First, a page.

Your little pooch has started chewing on things you didn't even know he could get to. He's leaving little drool piles all over your house and he seems to be a little bit more clingy and whiny lately. If you're wondering what's going on, his grownup teeth are kicking his little teeth out; your little puppy is becoming a dog.
Your little bundle of joy was born without any teeth, just like a human baby. The time frame between your puppy getting and losing his baby teeth, and his permanent teeth erupting is much more rapid than in humans, however. At approximately 3 weeks old, your pup's deciduous, or baby, teeth begin erupting and he has all 28 deciduous teeth at around 6 weeks old. At around 3 1/2 months, his permanent teeth will begin forming and pushing on the crowns of the deciduous teeth. All 42 adult teeth should erupt by around 7 months old.
This process is the same as in humans: the roots of his baby teeth begin to weaken and are absorbed. As the permanent teeth grow, they begin pushing the deciduous teeth out of the gums. Your pup's baby teeth may become loose and you may find the small crowns of his baby teeth stuck in soft toys, in and around his bedding or in similar spots, but he'll normally just swallow them as he eats.
Your active little pooch who seemed like he was starving at every meal may become disinterested in his food. Don't be too worried unless he's not eating at all; his gums are likely sore during this time and eating could be somewhat painful. You may also notice lots of drool being left on your lap during his teething-time naps.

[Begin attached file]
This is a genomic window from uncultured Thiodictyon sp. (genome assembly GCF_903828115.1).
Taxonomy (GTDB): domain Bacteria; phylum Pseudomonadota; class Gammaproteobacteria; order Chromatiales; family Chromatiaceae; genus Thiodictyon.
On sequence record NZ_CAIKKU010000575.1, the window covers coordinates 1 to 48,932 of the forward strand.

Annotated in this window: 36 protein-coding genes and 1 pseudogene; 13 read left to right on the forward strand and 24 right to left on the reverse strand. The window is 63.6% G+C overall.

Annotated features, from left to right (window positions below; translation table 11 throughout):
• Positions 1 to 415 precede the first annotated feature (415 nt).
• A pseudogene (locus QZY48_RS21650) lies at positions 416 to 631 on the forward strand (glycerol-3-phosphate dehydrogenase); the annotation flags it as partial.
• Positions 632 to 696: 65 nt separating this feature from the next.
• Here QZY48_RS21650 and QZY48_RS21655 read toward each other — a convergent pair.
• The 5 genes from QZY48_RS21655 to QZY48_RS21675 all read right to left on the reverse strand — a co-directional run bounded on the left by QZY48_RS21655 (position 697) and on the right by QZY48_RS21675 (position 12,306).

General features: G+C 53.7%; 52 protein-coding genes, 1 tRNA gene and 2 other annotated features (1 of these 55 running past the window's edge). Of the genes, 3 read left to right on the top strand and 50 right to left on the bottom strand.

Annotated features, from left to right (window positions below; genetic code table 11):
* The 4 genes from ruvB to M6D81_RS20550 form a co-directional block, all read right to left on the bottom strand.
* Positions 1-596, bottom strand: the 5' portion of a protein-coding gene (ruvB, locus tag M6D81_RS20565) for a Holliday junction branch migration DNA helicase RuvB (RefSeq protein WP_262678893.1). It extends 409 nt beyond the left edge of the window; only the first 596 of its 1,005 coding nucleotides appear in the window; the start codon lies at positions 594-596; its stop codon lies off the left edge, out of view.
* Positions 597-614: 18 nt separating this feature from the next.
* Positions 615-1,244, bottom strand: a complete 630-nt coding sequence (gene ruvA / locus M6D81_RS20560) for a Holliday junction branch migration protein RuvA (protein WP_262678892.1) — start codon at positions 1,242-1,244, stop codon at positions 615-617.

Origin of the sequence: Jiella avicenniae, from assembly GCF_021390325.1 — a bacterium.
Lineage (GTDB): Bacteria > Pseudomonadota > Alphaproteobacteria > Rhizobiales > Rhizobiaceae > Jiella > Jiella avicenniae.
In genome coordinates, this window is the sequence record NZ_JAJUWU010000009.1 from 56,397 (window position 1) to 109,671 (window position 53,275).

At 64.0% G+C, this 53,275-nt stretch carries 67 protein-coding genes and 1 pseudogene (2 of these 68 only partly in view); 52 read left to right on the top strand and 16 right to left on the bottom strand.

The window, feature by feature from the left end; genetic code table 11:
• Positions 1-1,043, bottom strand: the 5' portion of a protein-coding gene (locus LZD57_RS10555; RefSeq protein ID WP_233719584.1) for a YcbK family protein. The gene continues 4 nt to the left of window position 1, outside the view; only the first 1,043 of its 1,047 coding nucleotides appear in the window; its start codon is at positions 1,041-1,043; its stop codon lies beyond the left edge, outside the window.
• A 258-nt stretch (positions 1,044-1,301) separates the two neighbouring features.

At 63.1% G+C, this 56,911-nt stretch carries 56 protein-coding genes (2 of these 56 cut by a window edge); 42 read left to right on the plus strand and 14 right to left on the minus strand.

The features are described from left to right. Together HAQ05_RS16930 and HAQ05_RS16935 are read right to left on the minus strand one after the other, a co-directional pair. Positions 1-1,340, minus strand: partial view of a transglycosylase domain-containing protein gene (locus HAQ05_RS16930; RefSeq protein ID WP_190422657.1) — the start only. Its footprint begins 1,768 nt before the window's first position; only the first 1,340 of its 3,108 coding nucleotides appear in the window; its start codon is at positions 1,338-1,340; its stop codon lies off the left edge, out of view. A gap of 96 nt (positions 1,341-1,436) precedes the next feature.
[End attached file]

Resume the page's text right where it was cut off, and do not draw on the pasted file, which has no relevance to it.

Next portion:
Your puppy probably won't show a great deal of change in his temperament, although don't be too surprised if he seems slightly irritable or whiny. Take any experience you've had with human babies who are teething as your pup is going through the same thing. His mouth is tender and there's no way for him to get away from it. Well, besides chewing on your favorite pair of shoes or anything else he can get his mouth on, that is. He'll have a greater urge to chew during the entire teething process, so set him up with some soft-but-firm rubber toys or specially designed puppy teething toys. Avoid bones, hooves and ice cubes during this time.
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